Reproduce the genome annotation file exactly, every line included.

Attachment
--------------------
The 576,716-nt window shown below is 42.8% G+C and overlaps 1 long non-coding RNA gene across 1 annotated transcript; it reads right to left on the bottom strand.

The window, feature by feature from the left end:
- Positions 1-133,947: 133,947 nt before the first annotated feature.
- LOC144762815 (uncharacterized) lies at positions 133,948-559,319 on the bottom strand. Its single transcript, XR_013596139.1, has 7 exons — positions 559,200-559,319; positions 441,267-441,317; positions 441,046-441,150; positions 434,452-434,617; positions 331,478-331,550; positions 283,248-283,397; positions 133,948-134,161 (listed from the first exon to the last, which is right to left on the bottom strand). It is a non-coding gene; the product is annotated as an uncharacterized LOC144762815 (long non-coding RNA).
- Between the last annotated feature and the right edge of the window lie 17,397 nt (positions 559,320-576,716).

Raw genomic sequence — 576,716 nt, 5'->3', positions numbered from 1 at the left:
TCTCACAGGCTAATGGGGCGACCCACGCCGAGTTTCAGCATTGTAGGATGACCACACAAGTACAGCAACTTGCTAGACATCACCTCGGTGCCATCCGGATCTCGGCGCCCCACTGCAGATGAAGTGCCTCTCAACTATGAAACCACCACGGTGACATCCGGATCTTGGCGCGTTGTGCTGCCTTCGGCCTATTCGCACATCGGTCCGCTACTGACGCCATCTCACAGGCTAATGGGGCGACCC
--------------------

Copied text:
The 576,716-nt window shown below is 42.8% G+C and overlaps 1 long non-coding RNA gene across 1 annotated transcript; it reads right to left on the bottom strand.

The window, feature by feature from the left end:
- Positions 1-133,947: 133,947 nt before the first annotated feature.
- LOC144762815 (uncharacterized) lies at positions 133,948-559,319 on the bottom strand. Its single transcript, XR_013596139.1, has 7 exons — positions 559,200-559,319; positions 441,267-441,317; positions 441,046-441,150; positions 434,452-434,617; positions 331,478-331,550; positions 283,248-283,397; positions 133,948-134,161 (listed from the first exon to the last, which is right to left on the bottom strand). It is a non-coding gene; the product is annotated as an uncharacterized LOC144762815 (long non-coding RNA).
- Between the last annotated feature and the right edge of the window lie 17,397 nt (positions 559,320-576,716).

Raw genomic sequence — 576,716 nt, 5'->3', positions numbered from 1 at the left:
TCTCACAGGCTAATGGGGCGACCCACGCCGAGTTTCAGCATTGTAGGATGACCACACAAGTACAGCAACTTGCTAGACATCACCTCGGTGCCATCCGGATCTCGGCGCCCCACTGCAGATGAAGTGCCTCTCAACTATGAAACCACCACGGTGACATCCGGATCTTGGCGCGTTGTGCTGCCTTCGGCCTATTCGCACATCGGTCCGCTACTGACGCCATCTCACAGGCTAATGGGGCGACCC